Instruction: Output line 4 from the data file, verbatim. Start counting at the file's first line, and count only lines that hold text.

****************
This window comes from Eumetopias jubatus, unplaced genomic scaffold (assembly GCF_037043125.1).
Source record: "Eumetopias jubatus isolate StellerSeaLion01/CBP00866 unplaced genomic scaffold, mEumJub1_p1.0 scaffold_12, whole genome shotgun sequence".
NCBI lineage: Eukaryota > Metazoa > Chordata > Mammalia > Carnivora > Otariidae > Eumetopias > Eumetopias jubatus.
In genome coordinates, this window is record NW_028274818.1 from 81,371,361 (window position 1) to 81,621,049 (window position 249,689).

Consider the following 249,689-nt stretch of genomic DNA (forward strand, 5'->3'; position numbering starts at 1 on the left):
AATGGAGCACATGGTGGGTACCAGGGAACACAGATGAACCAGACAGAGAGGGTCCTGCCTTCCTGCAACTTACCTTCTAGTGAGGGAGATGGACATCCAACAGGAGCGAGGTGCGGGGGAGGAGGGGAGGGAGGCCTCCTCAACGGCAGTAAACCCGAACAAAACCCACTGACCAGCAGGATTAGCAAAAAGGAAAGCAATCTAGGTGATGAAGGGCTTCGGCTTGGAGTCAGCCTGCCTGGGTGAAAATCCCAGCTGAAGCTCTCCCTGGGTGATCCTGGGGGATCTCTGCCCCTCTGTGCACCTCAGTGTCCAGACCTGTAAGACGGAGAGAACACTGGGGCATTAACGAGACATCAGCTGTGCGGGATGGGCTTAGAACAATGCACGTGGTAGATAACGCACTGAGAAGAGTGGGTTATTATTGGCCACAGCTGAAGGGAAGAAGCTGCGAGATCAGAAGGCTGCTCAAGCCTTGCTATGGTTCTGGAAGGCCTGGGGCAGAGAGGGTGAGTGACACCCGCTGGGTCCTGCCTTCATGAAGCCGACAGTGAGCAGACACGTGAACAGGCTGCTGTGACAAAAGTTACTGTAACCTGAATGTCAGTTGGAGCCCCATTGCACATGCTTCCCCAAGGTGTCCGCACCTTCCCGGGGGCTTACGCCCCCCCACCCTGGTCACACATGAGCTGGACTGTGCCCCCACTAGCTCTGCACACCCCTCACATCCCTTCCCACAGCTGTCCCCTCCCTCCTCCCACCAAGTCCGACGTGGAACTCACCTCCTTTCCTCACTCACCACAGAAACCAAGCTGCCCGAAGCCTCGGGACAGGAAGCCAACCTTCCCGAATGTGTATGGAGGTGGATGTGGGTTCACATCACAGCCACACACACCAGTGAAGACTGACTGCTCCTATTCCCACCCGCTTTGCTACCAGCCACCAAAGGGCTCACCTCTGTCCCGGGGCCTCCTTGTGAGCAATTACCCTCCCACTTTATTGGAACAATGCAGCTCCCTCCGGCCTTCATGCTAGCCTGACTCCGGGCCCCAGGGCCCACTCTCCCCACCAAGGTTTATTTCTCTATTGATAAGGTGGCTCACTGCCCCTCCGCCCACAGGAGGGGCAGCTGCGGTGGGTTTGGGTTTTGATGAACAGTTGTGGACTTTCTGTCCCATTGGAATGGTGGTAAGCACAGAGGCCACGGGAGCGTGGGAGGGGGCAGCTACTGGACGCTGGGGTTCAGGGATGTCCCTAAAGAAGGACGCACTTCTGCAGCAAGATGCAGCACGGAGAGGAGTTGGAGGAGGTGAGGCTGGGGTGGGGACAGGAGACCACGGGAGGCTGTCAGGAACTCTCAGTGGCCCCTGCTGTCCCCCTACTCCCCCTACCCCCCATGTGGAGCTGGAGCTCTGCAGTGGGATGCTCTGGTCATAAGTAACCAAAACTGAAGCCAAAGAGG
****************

In genome coordinates, this window is record NW_028274818.1 from 81,371,361 (window position 1) to 81,621,049 (window position 249,689).